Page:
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Description: The Rodd
Date Listed: 19 August 1953
English Heritage Building ID: 149168
OS Grid Reference: SO3222762607
OS Grid Coordinates: 332227, 262607
Latitude/Longitude: 52.2574, -2.9943
SO 36 SW RODD, NASH AND RODD
LITTLE BRAMPTON CP
4/29 The Rodd
Country house. Dated 1629, restored 1913 and extended 1953. English
bond red brick and sandstone rubble; stone slate roofs. L-plan with
main wing aligned south-east/north-west and second wing adjoining at
north-west end and extending to north-east; 1953 extension connected
former stable block to north-west end; central projecting porch to main
wing; large axial stack to main wing with further lateral stack to rear
and stack to south-east gable end; north-west lateral stack to wing.
Two storeys with cellars and attics. North-east front: continuous string
course between ground and first floor at lintel level; central porch of
two storeys and attic with 3-light mullioned and transomed window with
leaded casements, lintel decorated with two rows of dentils. Similar 4-
light window to first floor with similar detailing to lintel and square
headed label; semi-circular headed archway with stone dressings. Inner
square headed doorway with moulded frame and inscribed with date 1629,
studded panelled door. The porch is flanked by gabled dormers with 3-
light leaded casements to the attic; one 5-light mullioned and transomed
window with leaded casements to the left and a 4-light C20 leaded casement
window to the right. Five-light mullioned and transomed windows flank the
porch to the ground floor, second C20 inserted doorway with semi-circular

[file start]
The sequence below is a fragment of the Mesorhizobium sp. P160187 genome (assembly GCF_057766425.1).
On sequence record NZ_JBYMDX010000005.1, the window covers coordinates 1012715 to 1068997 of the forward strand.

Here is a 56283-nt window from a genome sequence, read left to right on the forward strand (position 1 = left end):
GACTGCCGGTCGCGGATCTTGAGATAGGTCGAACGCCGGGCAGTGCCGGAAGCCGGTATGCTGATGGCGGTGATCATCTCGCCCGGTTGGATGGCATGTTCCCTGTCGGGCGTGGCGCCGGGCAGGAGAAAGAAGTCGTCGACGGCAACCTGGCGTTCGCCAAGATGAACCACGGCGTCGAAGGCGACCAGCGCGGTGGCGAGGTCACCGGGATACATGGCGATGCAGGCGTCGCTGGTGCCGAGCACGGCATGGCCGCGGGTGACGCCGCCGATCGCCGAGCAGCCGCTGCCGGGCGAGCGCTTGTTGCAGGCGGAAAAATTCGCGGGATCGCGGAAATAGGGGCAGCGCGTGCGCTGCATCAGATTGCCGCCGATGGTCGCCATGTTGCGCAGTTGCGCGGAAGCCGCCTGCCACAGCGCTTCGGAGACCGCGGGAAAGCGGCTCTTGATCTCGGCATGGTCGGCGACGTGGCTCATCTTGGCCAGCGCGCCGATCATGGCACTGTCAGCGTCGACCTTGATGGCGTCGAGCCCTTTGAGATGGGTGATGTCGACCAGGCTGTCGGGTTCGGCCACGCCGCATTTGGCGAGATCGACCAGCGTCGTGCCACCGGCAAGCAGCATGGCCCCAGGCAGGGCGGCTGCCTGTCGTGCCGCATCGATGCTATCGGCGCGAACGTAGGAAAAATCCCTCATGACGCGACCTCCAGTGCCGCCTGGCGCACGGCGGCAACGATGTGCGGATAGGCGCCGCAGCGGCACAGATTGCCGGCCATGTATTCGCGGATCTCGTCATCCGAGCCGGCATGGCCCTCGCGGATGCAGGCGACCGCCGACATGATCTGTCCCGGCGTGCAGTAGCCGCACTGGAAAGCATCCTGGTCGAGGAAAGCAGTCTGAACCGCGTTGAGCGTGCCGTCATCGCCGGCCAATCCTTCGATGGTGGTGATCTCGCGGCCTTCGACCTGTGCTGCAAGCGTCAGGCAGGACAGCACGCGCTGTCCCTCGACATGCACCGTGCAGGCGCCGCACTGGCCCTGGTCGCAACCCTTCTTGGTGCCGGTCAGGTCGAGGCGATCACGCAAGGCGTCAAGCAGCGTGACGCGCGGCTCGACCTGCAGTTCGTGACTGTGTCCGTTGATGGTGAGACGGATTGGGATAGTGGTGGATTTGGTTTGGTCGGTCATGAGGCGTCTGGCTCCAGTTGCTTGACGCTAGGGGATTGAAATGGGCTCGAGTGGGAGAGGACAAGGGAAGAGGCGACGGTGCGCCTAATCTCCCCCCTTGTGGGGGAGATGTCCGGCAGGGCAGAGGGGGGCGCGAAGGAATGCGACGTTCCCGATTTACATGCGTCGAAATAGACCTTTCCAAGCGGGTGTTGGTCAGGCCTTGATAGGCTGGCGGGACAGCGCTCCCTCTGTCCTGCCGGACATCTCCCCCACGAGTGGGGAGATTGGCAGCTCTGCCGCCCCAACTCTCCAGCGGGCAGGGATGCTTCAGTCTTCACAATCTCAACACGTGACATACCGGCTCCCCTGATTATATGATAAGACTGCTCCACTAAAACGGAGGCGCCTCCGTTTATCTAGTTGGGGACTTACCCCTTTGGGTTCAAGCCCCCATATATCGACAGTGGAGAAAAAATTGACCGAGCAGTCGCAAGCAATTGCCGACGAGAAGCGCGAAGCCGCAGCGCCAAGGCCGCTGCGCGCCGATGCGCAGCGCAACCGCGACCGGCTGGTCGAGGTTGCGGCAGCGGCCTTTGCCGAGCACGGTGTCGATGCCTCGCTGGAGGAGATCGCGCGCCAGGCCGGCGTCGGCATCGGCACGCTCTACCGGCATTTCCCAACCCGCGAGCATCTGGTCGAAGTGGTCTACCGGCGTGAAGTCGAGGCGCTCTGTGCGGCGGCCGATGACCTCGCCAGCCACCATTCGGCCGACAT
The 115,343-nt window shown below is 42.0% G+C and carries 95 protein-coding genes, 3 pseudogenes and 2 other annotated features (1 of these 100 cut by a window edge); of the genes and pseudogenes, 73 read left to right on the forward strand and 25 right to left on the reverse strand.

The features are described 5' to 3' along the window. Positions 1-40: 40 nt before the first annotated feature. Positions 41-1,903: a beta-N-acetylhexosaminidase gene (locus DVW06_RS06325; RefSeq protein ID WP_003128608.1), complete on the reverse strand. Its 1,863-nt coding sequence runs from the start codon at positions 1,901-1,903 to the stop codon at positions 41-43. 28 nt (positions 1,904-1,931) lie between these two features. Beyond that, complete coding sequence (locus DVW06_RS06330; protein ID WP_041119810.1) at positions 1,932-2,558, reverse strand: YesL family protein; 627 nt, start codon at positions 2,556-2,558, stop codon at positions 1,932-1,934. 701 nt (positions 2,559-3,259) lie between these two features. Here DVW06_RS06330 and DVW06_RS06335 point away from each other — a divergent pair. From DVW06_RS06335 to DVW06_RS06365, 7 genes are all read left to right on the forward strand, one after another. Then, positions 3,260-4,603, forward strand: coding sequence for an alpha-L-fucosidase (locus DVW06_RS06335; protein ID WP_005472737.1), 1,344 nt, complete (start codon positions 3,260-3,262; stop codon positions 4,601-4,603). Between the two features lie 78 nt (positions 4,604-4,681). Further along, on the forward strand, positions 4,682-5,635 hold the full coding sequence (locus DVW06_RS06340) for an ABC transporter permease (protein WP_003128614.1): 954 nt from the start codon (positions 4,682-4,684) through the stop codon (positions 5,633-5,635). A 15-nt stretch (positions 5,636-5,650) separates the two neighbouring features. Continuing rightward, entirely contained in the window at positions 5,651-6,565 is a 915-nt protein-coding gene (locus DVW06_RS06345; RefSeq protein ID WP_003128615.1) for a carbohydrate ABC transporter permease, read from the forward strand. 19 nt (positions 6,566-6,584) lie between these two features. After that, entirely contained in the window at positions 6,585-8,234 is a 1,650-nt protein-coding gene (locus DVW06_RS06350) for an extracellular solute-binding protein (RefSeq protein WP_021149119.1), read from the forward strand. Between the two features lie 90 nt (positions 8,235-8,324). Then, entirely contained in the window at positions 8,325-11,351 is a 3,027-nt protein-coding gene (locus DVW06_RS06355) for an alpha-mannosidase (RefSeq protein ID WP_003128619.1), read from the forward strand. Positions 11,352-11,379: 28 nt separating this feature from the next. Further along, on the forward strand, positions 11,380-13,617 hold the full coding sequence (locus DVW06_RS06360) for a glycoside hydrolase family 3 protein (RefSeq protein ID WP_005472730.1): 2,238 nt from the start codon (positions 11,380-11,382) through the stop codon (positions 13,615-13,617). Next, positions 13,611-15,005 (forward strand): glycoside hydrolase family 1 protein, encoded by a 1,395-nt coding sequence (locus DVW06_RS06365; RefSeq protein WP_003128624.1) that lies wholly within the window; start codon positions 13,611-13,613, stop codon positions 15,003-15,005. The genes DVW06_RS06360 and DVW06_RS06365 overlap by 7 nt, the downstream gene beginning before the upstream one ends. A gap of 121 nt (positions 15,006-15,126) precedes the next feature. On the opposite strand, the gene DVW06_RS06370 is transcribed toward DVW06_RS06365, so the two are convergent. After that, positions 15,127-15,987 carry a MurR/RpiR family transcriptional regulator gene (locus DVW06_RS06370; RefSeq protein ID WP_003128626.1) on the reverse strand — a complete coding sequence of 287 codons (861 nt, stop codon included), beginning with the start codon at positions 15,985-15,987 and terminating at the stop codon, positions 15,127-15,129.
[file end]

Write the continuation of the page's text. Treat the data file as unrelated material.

arched head to left with part-glazed panelled door. The south-east return
of the wing to the left has one similar gabled dormer window to the left of
a gable with a 3-light casement window, one 4-light and one 3-light mullioned
and transomed window to the first floor and a 3-light C20 window and a 5-light
mullioned and transomed window to the ground floor. The chimney stacks have
groups of restored diagonal plan shafts. The interior has remained largely
intact retaining many panelled partitions, fireplaces, doorheads and doors.
There is an elaborate carved wooden overmantel in the north-east room of
three bays framed by pairs of Ionic pilasters and sub-divided by panelled
pilasters with an enriched frieze below the shelf; the central section
contains a cartouche of arms and is flanked by arcading in the outer bays.
The room directly above also contains an elaborate mantel piece of two
arcaded bays with figures of Adam and Eve. This room also has a plastered
ceiling with geometric panels and fleur de lys motifs and the walls have
plastered entablature with decorative paired wyverns. The framed newel
staircase to the rear of the hall has shaped splat balusters, square newels
and ball finials. The house is a fine example of its date and importantly
retaining most of its original fittings without alteration. (RCHM, Vol III,
p 175; Burke's and Savile's Guide to Country Houses, 1980, p 53).
Listing NGR: SO3222762607
This text is a legacy record and has not been updated since the building was originally listed. Details of the building may have changed in the intervening time. You should not rely on this listing as an accurate description of the building.
Source: English Heritage
Listed building text is © Crown Copyright. Reproduced under licence.